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On top of the world

Greg Dougherty

The nickname of Gillette, Wyoming – the Energy Capital of the Nation – is no mere slogan. Gillette, population 30,000, sits right in the middle of coal country.

It’s where Greg Dougherty (MBA ’18) grew up.

For decades, about 40% of all coal produced in the U.S. has come from the Powder River Basin of Wyoming and Montana. Much of the area’s economy relies on its energy extraction industry — oil and methane gas in addition to coal — and even though recent economic trends and governmental regulation have cut fossil fuel production, Gillette still electrifies much of the U.S.

“I was always exposed to energy from a young age and developed an appreciation for the importance of it,” says Dougherty. “But I’m also a believer in climate change and realize that addressing it is a huge global challenge.”

Dougherty has risen to that challenge in a unique way. After graduating from UNC Kenan-Flagler Business School’s Full-Time MBA Program, where he concentrated in energy and sustainable enterprise, he worked in corporate sustainability and the field of environmental, social and corporate governance (ESG) for several energy companies before moving into asset management.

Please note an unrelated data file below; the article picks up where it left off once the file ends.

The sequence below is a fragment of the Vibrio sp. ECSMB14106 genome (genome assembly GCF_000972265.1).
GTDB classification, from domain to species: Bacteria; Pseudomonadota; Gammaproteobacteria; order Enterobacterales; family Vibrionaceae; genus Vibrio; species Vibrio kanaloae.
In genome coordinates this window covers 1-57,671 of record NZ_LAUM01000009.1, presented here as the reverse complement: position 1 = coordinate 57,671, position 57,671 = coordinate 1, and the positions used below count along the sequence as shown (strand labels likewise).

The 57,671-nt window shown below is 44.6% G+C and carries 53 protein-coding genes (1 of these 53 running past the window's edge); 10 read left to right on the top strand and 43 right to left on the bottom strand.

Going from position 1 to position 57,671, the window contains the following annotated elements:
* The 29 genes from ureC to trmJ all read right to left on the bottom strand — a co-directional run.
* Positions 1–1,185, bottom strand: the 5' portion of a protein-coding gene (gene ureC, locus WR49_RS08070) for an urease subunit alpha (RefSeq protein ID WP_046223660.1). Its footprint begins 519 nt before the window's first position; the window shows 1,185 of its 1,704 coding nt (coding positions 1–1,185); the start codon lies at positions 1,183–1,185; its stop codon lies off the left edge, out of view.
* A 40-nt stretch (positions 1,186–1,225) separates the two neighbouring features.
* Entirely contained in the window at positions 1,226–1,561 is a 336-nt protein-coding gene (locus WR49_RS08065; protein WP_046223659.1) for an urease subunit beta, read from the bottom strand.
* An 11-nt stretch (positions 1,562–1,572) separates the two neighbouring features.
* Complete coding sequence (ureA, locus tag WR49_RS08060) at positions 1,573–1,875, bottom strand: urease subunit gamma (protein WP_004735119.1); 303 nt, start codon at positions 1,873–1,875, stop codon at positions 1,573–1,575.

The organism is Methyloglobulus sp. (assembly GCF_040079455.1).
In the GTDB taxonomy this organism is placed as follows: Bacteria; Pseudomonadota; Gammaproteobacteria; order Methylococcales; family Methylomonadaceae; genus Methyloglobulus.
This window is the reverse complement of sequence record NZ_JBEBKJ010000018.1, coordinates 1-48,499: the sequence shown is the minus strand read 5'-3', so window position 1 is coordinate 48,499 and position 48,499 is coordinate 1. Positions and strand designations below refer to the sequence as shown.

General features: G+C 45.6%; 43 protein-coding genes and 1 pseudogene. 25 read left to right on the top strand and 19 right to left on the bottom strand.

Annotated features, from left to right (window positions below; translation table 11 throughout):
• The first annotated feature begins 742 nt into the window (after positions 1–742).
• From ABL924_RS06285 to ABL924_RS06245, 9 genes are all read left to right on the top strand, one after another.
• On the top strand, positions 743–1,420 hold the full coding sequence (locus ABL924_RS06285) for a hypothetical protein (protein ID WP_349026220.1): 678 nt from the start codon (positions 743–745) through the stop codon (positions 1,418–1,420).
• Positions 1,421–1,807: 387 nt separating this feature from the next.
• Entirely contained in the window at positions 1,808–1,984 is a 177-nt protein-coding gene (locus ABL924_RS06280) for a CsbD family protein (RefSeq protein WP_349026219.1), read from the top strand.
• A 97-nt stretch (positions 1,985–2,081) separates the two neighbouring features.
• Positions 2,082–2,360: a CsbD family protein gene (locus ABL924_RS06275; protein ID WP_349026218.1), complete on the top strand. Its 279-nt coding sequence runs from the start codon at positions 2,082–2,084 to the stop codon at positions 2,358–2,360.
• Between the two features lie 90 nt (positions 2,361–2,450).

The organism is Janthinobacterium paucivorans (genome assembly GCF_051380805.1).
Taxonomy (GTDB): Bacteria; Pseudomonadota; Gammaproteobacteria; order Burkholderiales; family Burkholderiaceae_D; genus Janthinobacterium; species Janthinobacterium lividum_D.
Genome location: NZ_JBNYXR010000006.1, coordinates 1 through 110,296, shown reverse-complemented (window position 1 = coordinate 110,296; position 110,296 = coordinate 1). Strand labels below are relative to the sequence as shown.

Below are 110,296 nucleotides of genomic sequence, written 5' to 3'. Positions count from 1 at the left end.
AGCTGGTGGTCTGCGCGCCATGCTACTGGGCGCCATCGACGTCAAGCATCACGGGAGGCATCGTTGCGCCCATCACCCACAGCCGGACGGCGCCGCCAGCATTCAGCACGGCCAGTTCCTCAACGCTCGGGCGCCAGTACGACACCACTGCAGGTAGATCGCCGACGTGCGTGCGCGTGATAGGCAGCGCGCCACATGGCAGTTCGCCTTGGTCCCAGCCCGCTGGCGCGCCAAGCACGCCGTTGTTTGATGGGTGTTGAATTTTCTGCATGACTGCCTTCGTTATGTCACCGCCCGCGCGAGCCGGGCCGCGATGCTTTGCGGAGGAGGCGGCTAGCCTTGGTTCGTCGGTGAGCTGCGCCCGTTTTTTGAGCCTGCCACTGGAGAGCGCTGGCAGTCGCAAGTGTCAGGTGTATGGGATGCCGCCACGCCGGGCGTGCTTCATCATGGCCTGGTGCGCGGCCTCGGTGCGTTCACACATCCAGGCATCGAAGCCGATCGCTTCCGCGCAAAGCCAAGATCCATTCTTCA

He now works for Brookfield Renewable, which is consistently ranked among the world’s most sustainable companies, where he supports ESG initiatives and reporting, and works with portfolio companies to develop their ESG programs.

“I knew I wanted to do something in business that made an impact, but I had no real idea of what that actually meant,” says Dougherty. “That’s why I thought UNC Kenan-Flagler was the perfect opportunity for me. I was going to get a lot of exposure to all of these different facets of business and get a better idea of the role I can play.”